Do not commit adultery: Why is the church obsessed with sex? So goes the common question. Or is it? Individuals could be obsessed, of course. The Church has a very clearly defined teaching on sex and sexuality. That’s clarity, not obsession. It might be truer to say that the world is obsessed with sex. When a yoghurt cannot be sold without some sexual innuendo, then yes, the world is obsessed. When this obsession is normalised, anyone, any institution which says there should be clear safeguards around this would seem neurotic, unhealthy, even obsessed. But what is the reason behind the Church’s teaching? It lies in the fact that sex has to do with life. It is through the sexual act that new life naturally begins. Therefore, it is sacred. It has to be surrounded with proper safeguards. We have drifted so far from this simple truth, that we actually need to argue it today. This is something cultures all across the ages instinctively understood. Issues to do with life had to be surrounded with the greatest protections. They were potent. They had to do with survival. Mishandle life and you ended up with death. 

Today, we view everything through our personal freedom and desires. Sex is associated with pleasure, not life. Pleasure is the by-product of the act which brings life. This can be understood even from an evolutionary perspective. The pleasure is there to bond the parents together and to encourage one to take on this great responsibility and generous act. But when we reverse that, making pleasure central, it is no longer about the life, or even the natural bond it creates with the other. We end up using other people, leaving hearts broken. And end up killing the child when the situation does not suit us.

Even Kant worried about sex. He thought that the sexual drive was the only inclination that could not satisfy a universal ethics for man. Sartre, who famously lived in an open relationship with Simone de Beauvoirfor and for whom personal freedom was everything, said that sexual desire aims to capture the other’s freedom. Over the history of humanity, most thinkers, cultures and religions have thought of sexual desire primarily in negative terms. Contrary to that, Christianity has always viewed it as something positive. Like all things God created, it is good, and very good. But it has to have proper boundaries, especially within a fallen world. If the natural consequences of violation are bad, the spiritual consequences are deadly.

Though shall not covet your neighbour’s wife and goods: I’ve spoken of the famous cultural theorist Rene Girard before. Girard’s ground-breaking work was in showing how all our rivalry, wars, misery arise from our mimesis, our need to imitate the other. We don’t just desire what others have. We desire what others desire. We can easily see this even with children in the playground. When one child picks a toy lying abandoned, it immediately becomes an object of desire for another child. And this continues in every aspect of our lives. We compare ourselves with our neighbour. Our neighbours are those closest to us, be it in our fields, our homes, our workplaces. We envy others and when we do, we can’t love them. We cannot value anything we have. Once again, we are not free to be ourselves, to be those God created us to be. The antidote to this is the first commandment. The only way we can escape this tendency is when our love is rooted in God. Otherwise, we are always torn apart by what everyone else has, what everyone else does, what everyone else thinks of us. But in God we can find our own identity.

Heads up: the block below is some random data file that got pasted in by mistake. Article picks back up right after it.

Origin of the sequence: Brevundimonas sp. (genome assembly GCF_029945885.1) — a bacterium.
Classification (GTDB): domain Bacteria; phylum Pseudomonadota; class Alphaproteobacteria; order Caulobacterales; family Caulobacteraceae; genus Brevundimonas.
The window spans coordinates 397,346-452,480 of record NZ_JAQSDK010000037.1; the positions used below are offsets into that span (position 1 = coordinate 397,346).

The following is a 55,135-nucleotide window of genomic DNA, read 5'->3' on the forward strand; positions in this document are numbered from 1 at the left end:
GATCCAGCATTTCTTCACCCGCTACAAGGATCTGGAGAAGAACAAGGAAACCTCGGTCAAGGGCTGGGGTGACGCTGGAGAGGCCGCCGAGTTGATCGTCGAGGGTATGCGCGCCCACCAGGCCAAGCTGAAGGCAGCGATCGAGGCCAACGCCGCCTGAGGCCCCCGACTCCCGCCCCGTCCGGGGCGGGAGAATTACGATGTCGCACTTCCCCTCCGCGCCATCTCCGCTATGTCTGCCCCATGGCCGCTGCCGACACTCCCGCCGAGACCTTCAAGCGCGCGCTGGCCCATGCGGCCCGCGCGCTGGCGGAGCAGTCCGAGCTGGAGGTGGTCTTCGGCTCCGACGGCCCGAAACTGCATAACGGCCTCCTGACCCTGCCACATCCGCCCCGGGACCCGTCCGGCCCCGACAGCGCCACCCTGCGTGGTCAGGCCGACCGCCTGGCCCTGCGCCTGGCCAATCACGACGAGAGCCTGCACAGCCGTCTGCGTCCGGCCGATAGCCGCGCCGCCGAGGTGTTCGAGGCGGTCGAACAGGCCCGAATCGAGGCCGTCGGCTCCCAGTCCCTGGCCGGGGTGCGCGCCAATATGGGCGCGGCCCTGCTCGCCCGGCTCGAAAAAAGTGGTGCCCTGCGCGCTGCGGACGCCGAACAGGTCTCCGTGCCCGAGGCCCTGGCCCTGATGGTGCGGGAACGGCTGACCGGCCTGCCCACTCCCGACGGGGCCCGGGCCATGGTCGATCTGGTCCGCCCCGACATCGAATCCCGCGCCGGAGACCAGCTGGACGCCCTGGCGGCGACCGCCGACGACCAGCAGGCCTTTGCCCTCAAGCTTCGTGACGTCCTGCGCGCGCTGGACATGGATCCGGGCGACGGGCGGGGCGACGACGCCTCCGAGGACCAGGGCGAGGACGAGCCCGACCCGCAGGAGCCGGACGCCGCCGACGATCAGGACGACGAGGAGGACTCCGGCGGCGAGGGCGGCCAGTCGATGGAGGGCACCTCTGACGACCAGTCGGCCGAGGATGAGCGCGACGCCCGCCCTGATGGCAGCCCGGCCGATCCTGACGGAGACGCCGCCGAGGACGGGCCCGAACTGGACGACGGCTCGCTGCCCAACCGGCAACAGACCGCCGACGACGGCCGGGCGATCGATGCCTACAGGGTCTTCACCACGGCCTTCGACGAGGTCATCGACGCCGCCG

Maybe, as an exercise for Lent, go to the Catechism (2052-2082) and look these up. Look up at least one of them, something that you feel, you would like to explore in greater depth. You will be surprised at the richness of each of these commands. And may they transform the chaos of our lives into something of beauty.


  1. Thank you Fr. for this homily and for the reminder of the Catechism. I keep forgetting its existence… maybe if it had a word index it would be more appealing to my understanding : )
    Regarding comparisons and wanting what we don’t have, sometimes we haven’t the faintest interest, however, we are constantly made aware of it by others, and shutting out the noise can be a very complicated task. Would ‘Mimesis and Theory: Essays on Literature and Criticism’ be the place to start with Girard?


    1. I’ve not read that book myself. That looks like Girard’s writings – and Girard himself is quite difficult to read unfortunately. I would suggest beginning with either Violence Unveiled by Gil Bailie (quite an easy introduction) and/or Discovering Girard by Michael Kirwan (excellent summary, but slightly more technical).